For me personally, my age played a big factor in deciding to transition, because HRT is safer and more effective the younger you start it. I first started awakening to the reality that I was transgender when I was 24 years old, so I already felt like I may be running out of time to make a final decision. I started seeing a Gender Therapist months later when I was 25 to explore my thoughts and feelings further with someone with more expertise, and most important, the resources and connections to help point me in the right direction to get started on hormones, if that's what I ended up deciding to do, (and it was lol.) I started hormones after three months of therapy; less than a month after my 26th birthday lol. I wished I'd have found out and started transitioning sooner, but fortunately it seems my body is still young enough that it's taken to HRT very well; things have been going super smoothly since I first started 9 months ago; if I had decided to wait until later in life, I might not have been so lucky, although it's important to note that age should NOT be seen as an obstacle or prevention to transitioning, because the simple fact of the matter is, you don't know how you're personal body will react to HRT. As the saying goes in the trans community "YMMV" (Your Mileage May Vary), and if you truly can't see yourself being happy as a man, I feel you owe it to yourself to at least try HRT for a while and see how you feel; (I've been doing fairly regular little "reality checks" in this regard to see if my position has changed at all, and so far I haven't even seriously considered stopping HRT; it still feels right. 😊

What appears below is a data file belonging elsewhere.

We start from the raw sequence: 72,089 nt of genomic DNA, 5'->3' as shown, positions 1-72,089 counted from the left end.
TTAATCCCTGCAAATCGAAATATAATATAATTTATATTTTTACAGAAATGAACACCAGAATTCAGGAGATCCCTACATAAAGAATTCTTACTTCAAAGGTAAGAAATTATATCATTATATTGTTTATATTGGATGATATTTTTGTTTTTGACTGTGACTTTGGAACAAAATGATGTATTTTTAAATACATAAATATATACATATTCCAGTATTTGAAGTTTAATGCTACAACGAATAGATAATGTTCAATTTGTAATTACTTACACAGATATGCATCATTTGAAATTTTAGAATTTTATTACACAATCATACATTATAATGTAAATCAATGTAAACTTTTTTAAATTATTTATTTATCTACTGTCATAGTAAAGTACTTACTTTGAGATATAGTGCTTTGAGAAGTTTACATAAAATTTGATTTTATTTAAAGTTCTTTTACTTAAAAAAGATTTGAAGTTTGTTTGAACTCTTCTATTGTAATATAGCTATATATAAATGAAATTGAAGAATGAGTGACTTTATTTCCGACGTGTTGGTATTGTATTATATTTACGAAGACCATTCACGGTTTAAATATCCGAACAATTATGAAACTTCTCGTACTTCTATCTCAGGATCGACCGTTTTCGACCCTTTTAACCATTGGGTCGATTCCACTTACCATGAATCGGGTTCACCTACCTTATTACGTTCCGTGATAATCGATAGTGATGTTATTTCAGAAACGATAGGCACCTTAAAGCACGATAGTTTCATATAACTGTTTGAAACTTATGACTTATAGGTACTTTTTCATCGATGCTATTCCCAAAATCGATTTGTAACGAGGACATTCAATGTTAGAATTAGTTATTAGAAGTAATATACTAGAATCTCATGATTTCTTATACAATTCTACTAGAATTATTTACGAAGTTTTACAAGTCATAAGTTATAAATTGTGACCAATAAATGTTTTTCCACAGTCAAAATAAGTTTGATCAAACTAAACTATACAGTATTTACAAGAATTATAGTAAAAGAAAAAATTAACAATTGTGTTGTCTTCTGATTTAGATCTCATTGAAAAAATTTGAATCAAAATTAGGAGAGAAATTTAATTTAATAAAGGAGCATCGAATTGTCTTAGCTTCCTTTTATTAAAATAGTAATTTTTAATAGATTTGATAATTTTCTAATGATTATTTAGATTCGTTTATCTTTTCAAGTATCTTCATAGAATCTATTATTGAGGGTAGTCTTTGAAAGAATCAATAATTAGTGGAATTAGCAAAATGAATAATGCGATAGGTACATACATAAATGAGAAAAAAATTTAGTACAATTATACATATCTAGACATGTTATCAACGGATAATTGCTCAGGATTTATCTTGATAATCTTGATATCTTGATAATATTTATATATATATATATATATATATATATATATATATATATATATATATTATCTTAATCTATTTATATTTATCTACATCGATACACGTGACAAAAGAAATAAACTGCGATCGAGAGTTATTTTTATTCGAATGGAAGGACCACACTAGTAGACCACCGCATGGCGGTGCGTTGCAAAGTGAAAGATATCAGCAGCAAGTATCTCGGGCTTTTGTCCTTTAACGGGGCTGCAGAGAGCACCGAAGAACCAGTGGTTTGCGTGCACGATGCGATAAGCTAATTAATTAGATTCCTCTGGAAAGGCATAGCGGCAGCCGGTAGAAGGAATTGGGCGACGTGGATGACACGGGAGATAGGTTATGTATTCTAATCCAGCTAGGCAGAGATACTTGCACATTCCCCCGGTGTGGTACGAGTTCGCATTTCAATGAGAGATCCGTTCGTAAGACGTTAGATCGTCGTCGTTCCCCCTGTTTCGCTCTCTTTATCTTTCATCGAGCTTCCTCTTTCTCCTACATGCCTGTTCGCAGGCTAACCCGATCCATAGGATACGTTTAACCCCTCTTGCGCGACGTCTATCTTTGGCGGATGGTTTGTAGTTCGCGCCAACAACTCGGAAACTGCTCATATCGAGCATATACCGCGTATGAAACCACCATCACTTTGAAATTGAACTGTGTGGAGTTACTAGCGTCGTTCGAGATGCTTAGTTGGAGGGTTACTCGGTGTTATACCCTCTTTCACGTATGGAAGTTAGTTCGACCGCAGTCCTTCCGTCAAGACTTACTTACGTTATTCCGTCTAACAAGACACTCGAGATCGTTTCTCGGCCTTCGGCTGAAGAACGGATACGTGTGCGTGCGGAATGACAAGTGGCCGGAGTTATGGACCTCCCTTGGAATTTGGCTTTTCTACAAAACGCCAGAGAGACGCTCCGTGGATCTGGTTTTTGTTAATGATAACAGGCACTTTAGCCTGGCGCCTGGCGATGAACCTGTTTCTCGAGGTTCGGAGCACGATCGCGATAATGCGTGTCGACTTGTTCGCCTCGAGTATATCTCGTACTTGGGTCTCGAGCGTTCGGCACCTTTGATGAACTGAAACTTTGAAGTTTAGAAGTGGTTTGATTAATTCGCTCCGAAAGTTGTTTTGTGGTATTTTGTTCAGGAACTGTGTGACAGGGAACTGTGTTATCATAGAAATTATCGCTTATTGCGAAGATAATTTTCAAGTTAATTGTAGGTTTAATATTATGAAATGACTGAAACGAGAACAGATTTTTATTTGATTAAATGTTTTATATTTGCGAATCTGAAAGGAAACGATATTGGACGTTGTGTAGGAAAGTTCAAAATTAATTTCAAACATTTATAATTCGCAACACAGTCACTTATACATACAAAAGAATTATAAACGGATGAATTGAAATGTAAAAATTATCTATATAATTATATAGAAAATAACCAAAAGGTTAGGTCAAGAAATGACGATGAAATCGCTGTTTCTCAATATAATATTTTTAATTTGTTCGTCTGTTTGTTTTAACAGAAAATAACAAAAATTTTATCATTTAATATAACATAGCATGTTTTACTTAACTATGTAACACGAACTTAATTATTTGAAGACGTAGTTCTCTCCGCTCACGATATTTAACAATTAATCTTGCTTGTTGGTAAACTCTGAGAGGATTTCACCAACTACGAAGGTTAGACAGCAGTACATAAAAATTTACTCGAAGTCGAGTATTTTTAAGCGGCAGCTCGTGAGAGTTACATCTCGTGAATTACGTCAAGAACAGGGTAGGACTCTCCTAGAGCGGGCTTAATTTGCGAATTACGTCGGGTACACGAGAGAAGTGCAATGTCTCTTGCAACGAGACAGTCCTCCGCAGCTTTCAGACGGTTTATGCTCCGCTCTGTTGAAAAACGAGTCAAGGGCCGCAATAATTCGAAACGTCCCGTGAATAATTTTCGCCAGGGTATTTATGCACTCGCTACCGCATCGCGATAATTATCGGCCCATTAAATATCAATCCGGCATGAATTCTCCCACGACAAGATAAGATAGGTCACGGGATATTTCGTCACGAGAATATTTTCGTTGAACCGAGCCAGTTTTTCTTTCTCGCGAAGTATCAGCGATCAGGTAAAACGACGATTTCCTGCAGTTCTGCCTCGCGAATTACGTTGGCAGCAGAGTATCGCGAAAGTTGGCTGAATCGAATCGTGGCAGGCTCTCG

Aside from the age factor, how else did I overcome the aforementioned obstacle of doubt regarding the possibility of changing my mind later in life?

I had done a TON of introspective research, and learned everything I could about transitioning, and DE-TRANSITIONING. De-Transition DOES happen; some individuals actually DO end up changing their minds later on, and that's okay. It's not the end of the world! At the same time though, de-transitioning is SUPER rare. What percentage of transgender individuals end up transitioning, and then de-transition later on?

8% of transitioned individuals de-transition, in total lol.

64% of THAT 8% reported de-transitioning because of pressure from family and friends, discrimination, and social stigmas; NOT because they weren't trans.